Madison: Well, how I would look at it is I would tell myself – there’s many times I wanted to just give up like I can’t do it anymore, but then I look at my future and how I want to succeed and show everyone that’s put me down. Like, look at Madison now, like, look where she is, look where she stands. That’s just who I am as a person, so…

Steve: Sure. Paris, what about you? What would you say to the 10-11-12-year-old girl who is struggling, she’s in the foster care system, what would be that conversation?

Madison: I would just tell her to be strong, just don’t lose hope and just live every day and be proud of herself and just be strong, don’t give up.

Steve: What does that look like to be strong in your mind? What could she do?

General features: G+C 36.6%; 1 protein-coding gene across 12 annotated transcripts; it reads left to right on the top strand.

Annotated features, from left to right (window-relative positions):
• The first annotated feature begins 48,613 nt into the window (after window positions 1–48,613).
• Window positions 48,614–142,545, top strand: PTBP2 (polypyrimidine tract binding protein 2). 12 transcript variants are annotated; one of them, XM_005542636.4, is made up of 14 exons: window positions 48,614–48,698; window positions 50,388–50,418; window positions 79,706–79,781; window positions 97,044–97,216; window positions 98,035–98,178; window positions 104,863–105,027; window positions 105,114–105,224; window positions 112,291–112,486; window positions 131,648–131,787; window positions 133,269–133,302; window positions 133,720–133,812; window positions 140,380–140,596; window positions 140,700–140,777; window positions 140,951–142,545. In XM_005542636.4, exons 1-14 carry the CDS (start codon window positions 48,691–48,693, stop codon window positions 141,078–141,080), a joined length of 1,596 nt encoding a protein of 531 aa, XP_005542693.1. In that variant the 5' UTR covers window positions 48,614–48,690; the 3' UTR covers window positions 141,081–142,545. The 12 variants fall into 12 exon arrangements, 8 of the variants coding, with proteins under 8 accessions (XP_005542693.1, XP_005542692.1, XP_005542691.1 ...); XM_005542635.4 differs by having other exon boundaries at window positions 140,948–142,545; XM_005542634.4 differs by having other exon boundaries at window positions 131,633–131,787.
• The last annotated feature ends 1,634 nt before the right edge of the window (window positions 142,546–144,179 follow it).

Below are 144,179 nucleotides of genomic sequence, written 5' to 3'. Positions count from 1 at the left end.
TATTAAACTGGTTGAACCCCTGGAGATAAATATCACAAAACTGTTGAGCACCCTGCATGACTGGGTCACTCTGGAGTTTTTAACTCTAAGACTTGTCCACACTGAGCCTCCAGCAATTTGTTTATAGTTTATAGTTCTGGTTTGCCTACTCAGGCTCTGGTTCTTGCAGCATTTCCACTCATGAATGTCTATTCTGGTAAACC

Madison: Just keep going to school, having fun – try having fun, and then make good friends and just build relationships with people that love you.

Steve: Tiffany, what do you say?

Tiffany: Just to be strong and don’t give up.

Steve: Yeah. What did you tell yourself? So, when things were hard for you, Tiffany, what sort of things did you tell yourself to get through that difficult time?

Tiffany: To be strong and know that I had my sisters with me, so we’re like a pack, we stick together.

Steve: For sure. Bianca, what would you tell that 11-12-year-old girl?

Bianca: That you have a future ahead of you. I mean, I feel like so often when you go through the system, when you’re little you dwell on the past, like, oh, I should have done this or this and like you lose hope because you look at other people that have families and wonder why I wish I could have had a family like that. But I always remember I want people to look at me in 10-15 years and be like wow she made it, or her and her sisters made it, like look at how far they’ve come.

Mary: You can already say that.

Bianca: Yeah.

Mary: You already did it, girls.

[Lucci Quad]: Not just yet. Just college.